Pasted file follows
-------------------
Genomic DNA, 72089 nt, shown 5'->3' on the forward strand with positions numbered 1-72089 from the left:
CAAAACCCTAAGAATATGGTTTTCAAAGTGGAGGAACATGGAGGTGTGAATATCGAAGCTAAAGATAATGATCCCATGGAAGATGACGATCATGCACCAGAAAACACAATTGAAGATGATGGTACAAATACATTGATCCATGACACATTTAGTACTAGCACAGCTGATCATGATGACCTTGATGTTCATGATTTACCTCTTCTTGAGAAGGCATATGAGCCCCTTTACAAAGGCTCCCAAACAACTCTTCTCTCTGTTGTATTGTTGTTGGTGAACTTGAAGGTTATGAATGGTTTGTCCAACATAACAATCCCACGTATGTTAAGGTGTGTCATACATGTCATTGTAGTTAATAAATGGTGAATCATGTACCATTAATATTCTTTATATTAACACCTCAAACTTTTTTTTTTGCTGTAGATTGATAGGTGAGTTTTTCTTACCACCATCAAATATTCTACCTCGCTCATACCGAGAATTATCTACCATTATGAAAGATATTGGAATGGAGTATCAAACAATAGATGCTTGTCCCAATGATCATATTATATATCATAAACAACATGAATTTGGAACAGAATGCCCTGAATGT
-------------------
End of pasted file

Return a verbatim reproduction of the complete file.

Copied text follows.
Genomic DNA, 72089 nt, shown 5'->3' on the forward strand with positions numbered 1-72089 from the left:
CAAAACCCTAAGAATATGGTTTTCAAAGTGGAGGAACATGGAGGTGTGAATATCGAAGCTAAAGATAATGATCCCATGGAAGATGACGATCATGCACCAGAAAACACAATTGAAGATGATGGTACAAATACATTGATCCATGACACATTTAGTACTAGCACAGCTGATCATGATGACCTTGATGTTCATGATTTACCTCTTCTTGAGAAGGCATATGAGCCCCTTTACAAAGGCTCCCAAACAACTCTTCTCTCTGTTGTATTGTTGTTGGTGAACTTGAAGGTTATGAATGGTTTGTCCAACATAACAATCCCACGTATGTTAAGGTGTGTCATACATGTCATTGTAGTTAATAAATGGTGAATCATGTACCATTAATATTCTTTATATTAACACCTCAAACTTTTTTTTTTGCTGTAGATTGATAGGTGAGTTTTTCTTACCACCATCAAATATTCTACCTCGCTCATACCGAGAATTATCTACCATTATGAAAGATATTGGAATGGAGTATCAAACAATAGATGCTTGTCCCAATGATCATATTATATATCATAAACAACATGAATTTGGAACAGAATGCCCTGAATGT